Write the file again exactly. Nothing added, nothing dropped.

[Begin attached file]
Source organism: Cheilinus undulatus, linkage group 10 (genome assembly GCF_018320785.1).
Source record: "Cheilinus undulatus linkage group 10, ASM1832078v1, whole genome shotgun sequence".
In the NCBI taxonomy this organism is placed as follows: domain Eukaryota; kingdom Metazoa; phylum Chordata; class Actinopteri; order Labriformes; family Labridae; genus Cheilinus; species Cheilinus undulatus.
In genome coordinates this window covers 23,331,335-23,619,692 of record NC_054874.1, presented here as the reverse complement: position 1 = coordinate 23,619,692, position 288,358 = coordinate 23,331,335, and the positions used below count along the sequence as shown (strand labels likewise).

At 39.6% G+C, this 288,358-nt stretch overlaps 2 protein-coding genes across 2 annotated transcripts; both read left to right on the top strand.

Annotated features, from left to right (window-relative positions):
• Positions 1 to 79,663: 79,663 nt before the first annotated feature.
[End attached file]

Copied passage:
Source organism: Cheilinus undulatus, linkage group 10 (genome assembly GCF_018320785.1).
Source record: "Cheilinus undulatus linkage group 10, ASM1832078v1, whole genome shotgun sequence".
In the NCBI taxonomy this organism is placed as follows: domain Eukaryota; kingdom Metazoa; phylum Chordata; class Actinopteri; order Labriformes; family Labridae; genus Cheilinus; species Cheilinus undulatus.
In genome coordinates this window covers 23,331,335-23,619,692 of record NC_054874.1, presented here as the reverse complement: position 1 = coordinate 23,619,692, position 288,358 = coordinate 23,331,335, and the positions used below count along the sequence as shown (strand labels likewise).

At 39.6% G+C, this 288,358-nt stretch overlaps 2 protein-coding genes across 2 annotated transcripts; both read left to right on the top strand.

Annotated features, from left to right (window-relative positions):
• Positions 1 to 79,663: 79,663 nt before the first annotated feature.